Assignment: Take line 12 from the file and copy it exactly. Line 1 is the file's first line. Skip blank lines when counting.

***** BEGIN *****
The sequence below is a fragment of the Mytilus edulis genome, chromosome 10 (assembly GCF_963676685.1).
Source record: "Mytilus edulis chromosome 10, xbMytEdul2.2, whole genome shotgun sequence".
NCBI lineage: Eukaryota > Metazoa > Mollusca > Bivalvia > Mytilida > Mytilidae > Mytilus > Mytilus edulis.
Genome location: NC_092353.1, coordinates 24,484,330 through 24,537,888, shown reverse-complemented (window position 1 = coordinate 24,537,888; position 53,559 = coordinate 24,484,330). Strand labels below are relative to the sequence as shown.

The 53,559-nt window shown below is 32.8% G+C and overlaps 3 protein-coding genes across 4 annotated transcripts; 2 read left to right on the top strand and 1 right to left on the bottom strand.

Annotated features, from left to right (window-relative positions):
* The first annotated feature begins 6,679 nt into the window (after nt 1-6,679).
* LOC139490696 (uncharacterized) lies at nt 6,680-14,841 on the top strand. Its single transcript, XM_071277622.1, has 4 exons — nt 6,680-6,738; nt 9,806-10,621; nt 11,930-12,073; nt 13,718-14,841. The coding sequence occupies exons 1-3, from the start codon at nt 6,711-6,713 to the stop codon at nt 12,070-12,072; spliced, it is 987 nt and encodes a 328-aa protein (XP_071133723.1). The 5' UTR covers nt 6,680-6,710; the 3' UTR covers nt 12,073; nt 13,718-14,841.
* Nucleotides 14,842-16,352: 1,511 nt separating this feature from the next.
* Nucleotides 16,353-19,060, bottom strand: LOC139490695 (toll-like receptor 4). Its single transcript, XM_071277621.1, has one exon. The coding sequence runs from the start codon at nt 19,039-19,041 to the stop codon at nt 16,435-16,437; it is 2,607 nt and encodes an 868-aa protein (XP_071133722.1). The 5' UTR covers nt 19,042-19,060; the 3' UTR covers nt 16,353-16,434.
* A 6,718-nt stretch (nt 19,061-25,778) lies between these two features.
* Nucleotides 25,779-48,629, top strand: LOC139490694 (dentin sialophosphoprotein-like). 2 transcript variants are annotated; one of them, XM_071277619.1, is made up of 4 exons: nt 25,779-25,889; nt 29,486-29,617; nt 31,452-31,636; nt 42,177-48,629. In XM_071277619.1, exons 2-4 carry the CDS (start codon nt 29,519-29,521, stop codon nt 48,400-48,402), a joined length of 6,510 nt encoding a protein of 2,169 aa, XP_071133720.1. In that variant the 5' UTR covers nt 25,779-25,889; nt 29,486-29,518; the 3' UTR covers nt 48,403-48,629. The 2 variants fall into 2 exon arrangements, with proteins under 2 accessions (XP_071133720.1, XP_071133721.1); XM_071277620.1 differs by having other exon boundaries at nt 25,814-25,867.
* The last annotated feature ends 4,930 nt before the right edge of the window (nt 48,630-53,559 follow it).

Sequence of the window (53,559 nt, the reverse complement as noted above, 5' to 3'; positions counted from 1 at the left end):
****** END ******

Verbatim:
* Nucleotides 25,779-48,629, top strand: LOC139490694 (dentin sialophosphoprotein-like). 2 transcript variants are annotated; one of them, XM_071277619.1, is made up of 4 exons: nt 25,779-25,889; nt 29,486-29,617; nt 31,452-31,636; nt 42,177-48,629. In XM_071277619.1, exons 2-4 carry the CDS (start codon nt 29,519-29,521, stop codon nt 48,400-48,402), a joined length of 6,510 nt encoding a protein of 2,169 aa, XP_071133720.1. In that variant the 5' UTR covers nt 25,779-25,889; nt 29,486-29,518; the 3' UTR covers nt 48,403-48,629. The 2 variants fall into 2 exon arrangements, with proteins under 2 accessions (XP_071133720.1, XP_071133721.1); XM_071277620.1 differs by having other exon boundaries at nt 25,814-25,867.